Polish archaeologists expect to find the Amber room in the underground tunnels, which are probably at the castle of the city of Pasłęk.
During archaeological research conducted with the use of ground penetrating radars and scanners in the fall of 2016, near the castle was discovered an anomaly that may indicate the presence of underground tunnel connecting the castle and the nearby Church of St. Bartholomew. This summer will start the excavations.
According to the legend, under the Pasłęka castle, built in the XIV century, located a network of corridors and tunnels. Local authorities have already agreed on a dig, hoping that the discovery of underground tunnels will attract in the small town of tourists.
In favor of the version that the dungeons of the castle are one of the places to look for the Amber room, telling historical evidence. At the end of the Second world war the Germans evacuated in Pasłęk part of Museum collections and documents from Kaliningrad. Most of the exhibits were removed later by the red army, however, during the archaeological work in the area a few decades ago were found pottery with the logo of the museums.
In addition, researchers rely on the testimony of witnesses who saw the fall of 1944, under cover of night to the castle drove the truck they were carrying the box, and left the property empty. Near the town was situated the estate of Erich Koch — Gauleiter of East Prussia, who was sentenced by the authorities of the Polish people’s Republic to the death penalty. The sentence was not executed, according to rumors, due to the fact that Koch was able to convince the authorities that he knows where the Amber room and other treasures. Koch died in prison in 1986, never to reveal the secret.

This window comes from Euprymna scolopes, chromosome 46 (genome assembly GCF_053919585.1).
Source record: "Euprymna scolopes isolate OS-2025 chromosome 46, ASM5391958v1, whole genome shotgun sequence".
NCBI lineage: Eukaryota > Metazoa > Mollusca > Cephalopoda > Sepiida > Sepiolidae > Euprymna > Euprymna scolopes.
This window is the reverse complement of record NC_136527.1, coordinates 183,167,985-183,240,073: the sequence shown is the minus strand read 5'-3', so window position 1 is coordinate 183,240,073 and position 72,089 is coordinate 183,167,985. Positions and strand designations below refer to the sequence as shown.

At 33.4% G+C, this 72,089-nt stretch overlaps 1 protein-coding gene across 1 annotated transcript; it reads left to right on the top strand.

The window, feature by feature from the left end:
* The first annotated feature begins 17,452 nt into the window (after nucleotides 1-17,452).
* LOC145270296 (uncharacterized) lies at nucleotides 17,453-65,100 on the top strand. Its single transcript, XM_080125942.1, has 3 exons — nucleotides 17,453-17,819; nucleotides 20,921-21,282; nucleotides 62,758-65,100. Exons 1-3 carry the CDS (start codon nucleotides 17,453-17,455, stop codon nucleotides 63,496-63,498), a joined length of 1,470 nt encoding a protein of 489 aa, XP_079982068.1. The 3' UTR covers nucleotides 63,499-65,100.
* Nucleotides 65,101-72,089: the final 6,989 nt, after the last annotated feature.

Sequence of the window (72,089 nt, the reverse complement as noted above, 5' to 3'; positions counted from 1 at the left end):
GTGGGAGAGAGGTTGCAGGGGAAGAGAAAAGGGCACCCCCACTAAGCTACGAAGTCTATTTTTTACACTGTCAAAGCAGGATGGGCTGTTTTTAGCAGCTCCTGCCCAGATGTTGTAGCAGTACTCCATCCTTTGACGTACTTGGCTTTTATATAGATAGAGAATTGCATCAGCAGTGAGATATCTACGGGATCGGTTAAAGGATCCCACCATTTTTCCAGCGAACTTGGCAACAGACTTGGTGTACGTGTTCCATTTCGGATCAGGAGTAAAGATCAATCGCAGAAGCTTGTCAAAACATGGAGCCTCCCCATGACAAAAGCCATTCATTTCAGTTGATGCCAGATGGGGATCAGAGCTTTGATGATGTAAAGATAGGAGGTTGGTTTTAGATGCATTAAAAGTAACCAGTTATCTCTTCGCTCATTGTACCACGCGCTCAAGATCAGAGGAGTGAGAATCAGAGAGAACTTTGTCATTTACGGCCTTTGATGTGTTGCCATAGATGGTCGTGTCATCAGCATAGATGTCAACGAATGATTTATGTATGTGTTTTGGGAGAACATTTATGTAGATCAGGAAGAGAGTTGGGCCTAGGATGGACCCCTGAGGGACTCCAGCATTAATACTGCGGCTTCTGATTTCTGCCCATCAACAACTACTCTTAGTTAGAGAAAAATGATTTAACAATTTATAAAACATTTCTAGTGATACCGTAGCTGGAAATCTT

Attempts to find the Amber room, do not stop with the end of the Second world war. There are a dozen versions of where it’s hidden. There are opinions that the treasure may be located in the Kaliningrad region (former territory of German East Prussia), Germany, Poland, the Czech Republic, and even at the bottom of the Baltic sea, but the real evidence for this.
The amber room created by German craftsmen in the XVIII century mainly from amber for Prussian king Friedrich I, was later presented to Peter the great and became the main attraction at the residence of Russian emperors at Tsarskoye Selo. During the Second world war in 1941, the Germans took a room in the Royal castle of Koenigsberg (now Kaliningrad). Shortly before the assault on the fortress city of Koenigsberg in spring 1945 as the Germans retreated, the room disappeared. In 1967 was established the state Commission for investigation of the masterpiece, which was abolished in 1984 after a fruitless search.